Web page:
“I’ve grown up around Summernats and been there every year I’ve been alive, as far as I’m aware,” he said.

The 24-year-old won the first Young Street Machine of the Year award at the last Summernats with his heavily modified 2005 Toyota Crown Majesta.

“The interest in cars really picked up as soon as I got my licence when I realised I didn’t want to drive around in a normal car,” he said.

With YouTube videos and handy friends by his side, he painstakingly changed “pretty much every panel” on the white luxury sedan over 18 months to make it wider, faster, louder and lower. Much lower.

“I spent an hour this morning trying to get it over a speed hump,” he said.

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Glenn Munday and his 1972 Holden HQ SS have attended Summernats since its inception. The Aussie classic still has the original entry sticker on the windscreen and badge in the engine bay to prove it. It was also the first car to let its tyres rip at the burnout pad.

“I’ve had this car since I was 18 and completely rebuilt it from the ground up in 1983.”

Glenn said he’s drawn by the atmosphere and the people.

“Every year, you meet more people, so as well as being a great big party, you get to catch up with people from all over Australia.”

Summernats 35 will be held at EPIC from Thursday, 5 January, to Sunday, 8 January. A variety of day or all-weekend passes are available online. Lonsdale Street will be closed between 4 pm and 11 pm on Friday, 6 January, and Saturday, 7 January, for the Fringe Festival.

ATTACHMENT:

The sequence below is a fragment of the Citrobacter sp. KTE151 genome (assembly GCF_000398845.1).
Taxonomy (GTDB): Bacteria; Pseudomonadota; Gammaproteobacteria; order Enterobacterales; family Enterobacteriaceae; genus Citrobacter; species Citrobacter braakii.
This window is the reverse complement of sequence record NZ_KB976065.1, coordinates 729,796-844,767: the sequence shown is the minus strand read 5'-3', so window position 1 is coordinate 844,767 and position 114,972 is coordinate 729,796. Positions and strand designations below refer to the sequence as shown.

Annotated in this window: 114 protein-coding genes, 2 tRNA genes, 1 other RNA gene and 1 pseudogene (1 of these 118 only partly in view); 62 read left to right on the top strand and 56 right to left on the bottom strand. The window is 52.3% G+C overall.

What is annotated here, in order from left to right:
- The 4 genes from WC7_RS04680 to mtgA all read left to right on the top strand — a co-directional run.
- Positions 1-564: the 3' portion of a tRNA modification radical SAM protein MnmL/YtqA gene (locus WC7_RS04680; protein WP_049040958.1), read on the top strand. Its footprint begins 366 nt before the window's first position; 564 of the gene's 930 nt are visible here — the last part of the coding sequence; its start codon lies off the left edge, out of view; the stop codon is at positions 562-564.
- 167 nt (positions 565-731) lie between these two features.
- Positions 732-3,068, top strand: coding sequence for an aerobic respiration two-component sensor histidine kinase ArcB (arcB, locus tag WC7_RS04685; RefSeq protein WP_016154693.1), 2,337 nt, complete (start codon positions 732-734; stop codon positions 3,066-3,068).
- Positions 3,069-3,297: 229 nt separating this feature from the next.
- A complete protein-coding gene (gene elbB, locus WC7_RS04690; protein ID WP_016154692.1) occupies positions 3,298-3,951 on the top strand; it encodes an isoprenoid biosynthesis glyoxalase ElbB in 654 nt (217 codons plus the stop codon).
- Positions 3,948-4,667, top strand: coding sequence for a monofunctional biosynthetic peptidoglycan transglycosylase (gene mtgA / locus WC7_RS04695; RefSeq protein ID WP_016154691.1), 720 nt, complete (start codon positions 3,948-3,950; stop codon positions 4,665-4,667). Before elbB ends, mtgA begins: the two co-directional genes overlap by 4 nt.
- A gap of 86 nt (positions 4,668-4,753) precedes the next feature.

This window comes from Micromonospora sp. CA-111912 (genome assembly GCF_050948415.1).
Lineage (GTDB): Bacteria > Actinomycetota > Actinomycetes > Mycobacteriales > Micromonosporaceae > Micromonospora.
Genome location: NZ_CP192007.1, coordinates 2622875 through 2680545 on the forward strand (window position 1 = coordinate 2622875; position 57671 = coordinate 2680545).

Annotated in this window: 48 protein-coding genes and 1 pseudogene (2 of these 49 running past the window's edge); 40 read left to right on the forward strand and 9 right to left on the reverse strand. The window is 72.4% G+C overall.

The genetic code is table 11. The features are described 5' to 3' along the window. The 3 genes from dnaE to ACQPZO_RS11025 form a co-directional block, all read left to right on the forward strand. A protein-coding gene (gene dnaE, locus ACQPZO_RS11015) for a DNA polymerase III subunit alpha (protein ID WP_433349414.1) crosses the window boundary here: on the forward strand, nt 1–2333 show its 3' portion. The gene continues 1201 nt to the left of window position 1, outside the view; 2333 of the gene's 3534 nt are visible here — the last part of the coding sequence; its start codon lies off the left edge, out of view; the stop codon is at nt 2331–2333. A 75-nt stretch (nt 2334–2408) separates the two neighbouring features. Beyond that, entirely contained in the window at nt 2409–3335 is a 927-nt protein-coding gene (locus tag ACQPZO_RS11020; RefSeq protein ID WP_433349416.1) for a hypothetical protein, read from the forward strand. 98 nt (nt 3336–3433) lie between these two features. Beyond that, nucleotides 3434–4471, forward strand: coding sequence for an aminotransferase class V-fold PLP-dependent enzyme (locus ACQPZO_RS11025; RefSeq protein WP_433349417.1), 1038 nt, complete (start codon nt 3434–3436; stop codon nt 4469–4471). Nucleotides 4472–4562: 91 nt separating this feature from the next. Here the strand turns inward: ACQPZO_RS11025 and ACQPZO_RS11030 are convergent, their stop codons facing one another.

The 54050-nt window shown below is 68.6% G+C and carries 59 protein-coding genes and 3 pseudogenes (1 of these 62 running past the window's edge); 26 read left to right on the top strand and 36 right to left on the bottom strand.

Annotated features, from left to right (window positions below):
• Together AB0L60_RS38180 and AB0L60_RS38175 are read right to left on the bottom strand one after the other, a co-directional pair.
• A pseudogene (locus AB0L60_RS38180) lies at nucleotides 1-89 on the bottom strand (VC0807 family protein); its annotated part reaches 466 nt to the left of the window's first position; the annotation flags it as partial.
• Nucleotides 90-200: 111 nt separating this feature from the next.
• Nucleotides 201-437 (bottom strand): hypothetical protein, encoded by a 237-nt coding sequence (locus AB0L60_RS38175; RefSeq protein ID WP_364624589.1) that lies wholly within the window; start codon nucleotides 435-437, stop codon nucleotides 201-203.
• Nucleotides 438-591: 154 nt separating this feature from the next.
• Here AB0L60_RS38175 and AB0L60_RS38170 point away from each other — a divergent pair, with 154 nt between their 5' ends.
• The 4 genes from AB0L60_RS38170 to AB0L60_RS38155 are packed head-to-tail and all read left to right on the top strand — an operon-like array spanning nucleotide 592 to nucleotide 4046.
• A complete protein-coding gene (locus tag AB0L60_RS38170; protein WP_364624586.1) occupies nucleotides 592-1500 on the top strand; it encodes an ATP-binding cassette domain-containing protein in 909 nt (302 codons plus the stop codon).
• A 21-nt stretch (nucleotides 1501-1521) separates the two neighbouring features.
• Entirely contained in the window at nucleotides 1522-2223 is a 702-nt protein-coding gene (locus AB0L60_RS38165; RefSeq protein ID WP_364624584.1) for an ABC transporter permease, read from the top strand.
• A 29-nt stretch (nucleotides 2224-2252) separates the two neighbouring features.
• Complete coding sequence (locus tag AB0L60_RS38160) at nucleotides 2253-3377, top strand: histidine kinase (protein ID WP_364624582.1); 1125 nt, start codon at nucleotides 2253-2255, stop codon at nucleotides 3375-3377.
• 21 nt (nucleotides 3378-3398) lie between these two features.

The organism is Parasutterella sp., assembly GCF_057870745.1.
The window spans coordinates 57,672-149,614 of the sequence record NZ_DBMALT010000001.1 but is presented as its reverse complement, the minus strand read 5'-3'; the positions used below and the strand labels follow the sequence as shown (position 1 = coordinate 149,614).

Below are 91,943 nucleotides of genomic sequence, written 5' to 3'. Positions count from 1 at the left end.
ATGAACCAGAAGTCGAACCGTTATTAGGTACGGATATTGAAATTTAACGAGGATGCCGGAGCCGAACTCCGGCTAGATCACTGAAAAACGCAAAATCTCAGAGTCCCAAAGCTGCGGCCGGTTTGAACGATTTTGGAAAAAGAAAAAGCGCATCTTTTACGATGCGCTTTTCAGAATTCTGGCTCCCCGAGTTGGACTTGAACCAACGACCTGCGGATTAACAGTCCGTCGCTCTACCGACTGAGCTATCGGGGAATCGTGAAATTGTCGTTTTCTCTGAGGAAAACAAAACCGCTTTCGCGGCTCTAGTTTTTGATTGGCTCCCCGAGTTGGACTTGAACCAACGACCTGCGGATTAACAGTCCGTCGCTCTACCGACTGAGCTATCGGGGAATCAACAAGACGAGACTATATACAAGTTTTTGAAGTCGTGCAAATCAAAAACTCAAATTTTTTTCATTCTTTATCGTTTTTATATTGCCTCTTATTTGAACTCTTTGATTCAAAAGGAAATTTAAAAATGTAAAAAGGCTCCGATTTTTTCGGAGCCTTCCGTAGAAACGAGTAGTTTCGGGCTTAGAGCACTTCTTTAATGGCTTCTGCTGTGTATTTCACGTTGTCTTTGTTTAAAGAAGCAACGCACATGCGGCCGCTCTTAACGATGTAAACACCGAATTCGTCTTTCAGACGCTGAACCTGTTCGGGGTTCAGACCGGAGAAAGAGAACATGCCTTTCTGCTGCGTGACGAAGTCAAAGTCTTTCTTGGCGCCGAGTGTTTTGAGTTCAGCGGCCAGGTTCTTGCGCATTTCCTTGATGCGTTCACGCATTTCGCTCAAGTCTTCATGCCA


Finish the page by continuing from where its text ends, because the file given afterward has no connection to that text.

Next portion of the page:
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Why do these SummerNat hoons come to Canberra? I know, it’s because our police force is hopeless. Just look at the damage done to Lonsdale Street (and to many other places). Black tyre marks everywhere the giveaway of the “burnout” and a sure sign that our police constables are doing anything except enforcing common sense standards of good and safe behaviour on the roads.

Yep! And get rid of Floriade as well. All those cars backed up on Commonwealth Avenue, from City Hill to Parli house. Every day for a month! All those exhaust gases being pumped into the atmosphere as they idle while pedestrians cross the the Ave at Regatta Point. And don’t get me started on the high pollen count during Floriade!

Summernats should be relocated to Western Sydney.

Yep, get rid of Floriade too. All those idling cars on Commonwealth Ave, banked up from City Hill to Parli House. Every day for a whole month – waiting for pedestrians to amble across between the carpark next to the lake and Regatta Point. Imagine how much pollution is pumped into to atmosphere over that month. And don’t get me started on the higher pollen count!

Yep! And get rid of Floriade as well. All those cars backed up on Commonwealth Avenue, from City Hill to Parli house. Every day for a month! All those exhaust gases being pumped into the atmosphere as they idle while pedestrians cross the the Ave at Regatta Point. And don’t get me started on the high pollen count during Floriade!

I cycle there. There are also buses. These ways of getting there need to be better advertised.